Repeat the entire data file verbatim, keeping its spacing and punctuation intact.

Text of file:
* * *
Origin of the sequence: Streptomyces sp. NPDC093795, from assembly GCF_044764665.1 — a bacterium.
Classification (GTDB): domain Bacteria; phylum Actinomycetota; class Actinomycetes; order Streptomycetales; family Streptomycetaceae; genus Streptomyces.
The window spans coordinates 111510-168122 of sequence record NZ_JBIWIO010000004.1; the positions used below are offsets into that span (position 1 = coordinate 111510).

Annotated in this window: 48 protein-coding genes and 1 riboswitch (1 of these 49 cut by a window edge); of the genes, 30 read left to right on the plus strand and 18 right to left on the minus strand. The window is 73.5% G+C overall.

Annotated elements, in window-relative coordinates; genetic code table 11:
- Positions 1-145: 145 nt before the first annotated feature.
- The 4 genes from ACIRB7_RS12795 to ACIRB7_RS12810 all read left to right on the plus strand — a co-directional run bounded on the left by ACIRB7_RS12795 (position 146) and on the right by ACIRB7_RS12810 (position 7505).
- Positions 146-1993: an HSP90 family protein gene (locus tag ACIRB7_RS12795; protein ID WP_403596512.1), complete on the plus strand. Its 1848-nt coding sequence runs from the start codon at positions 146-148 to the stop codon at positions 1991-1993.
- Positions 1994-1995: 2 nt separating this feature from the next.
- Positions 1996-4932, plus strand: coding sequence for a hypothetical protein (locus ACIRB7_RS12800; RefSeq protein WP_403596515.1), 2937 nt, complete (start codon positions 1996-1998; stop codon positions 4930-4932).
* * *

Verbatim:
Origin of the sequence: Streptomyces sp. NPDC093795, from assembly GCF_044764665.1 — a bacterium.
Classification (GTDB): domain Bacteria; phylum Actinomycetota; class Actinomycetes; order Streptomycetales; family Streptomycetaceae; genus Streptomyces.
The window spans coordinates 111510-168122 of sequence record NZ_JBIWIO010000004.1; the positions used below are offsets into that span (position 1 = coordinate 111510).

Annotated in this window: 48 protein-coding genes and 1 riboswitch (1 of these 49 cut by a window edge); of the genes, 30 read left to right on the plus strand and 18 right to left on the minus strand. The window is 73.5% G+C overall.

Annotated elements, in window-relative coordinates; genetic code table 11:
- Positions 1-145: 145 nt before the first annotated feature.
- The 4 genes from ACIRB7_RS12795 to ACIRB7_RS12810 all read left to right on the plus strand — a co-directional run bounded on the left by ACIRB7_RS12795 (position 146) and on the right by ACIRB7_RS12810 (position 7505).
- Positions 146-1993: an HSP90 family protein gene (locus tag ACIRB7_RS12795; protein ID WP_403596512.1), complete on the plus strand. Its 1848-nt coding sequence runs from the start codon at positions 146-148 to the stop codon at positions 1991-1993.
- Positions 1994-1995: 2 nt separating this feature from the next.
- Positions 1996-4932, plus strand: coding sequence for a hypothetical protein (locus ACIRB7_RS12800; RefSeq protein WP_403596515.1), 2937 nt, complete (start codon positions 1996-1998; stop codon positions 4930-4932).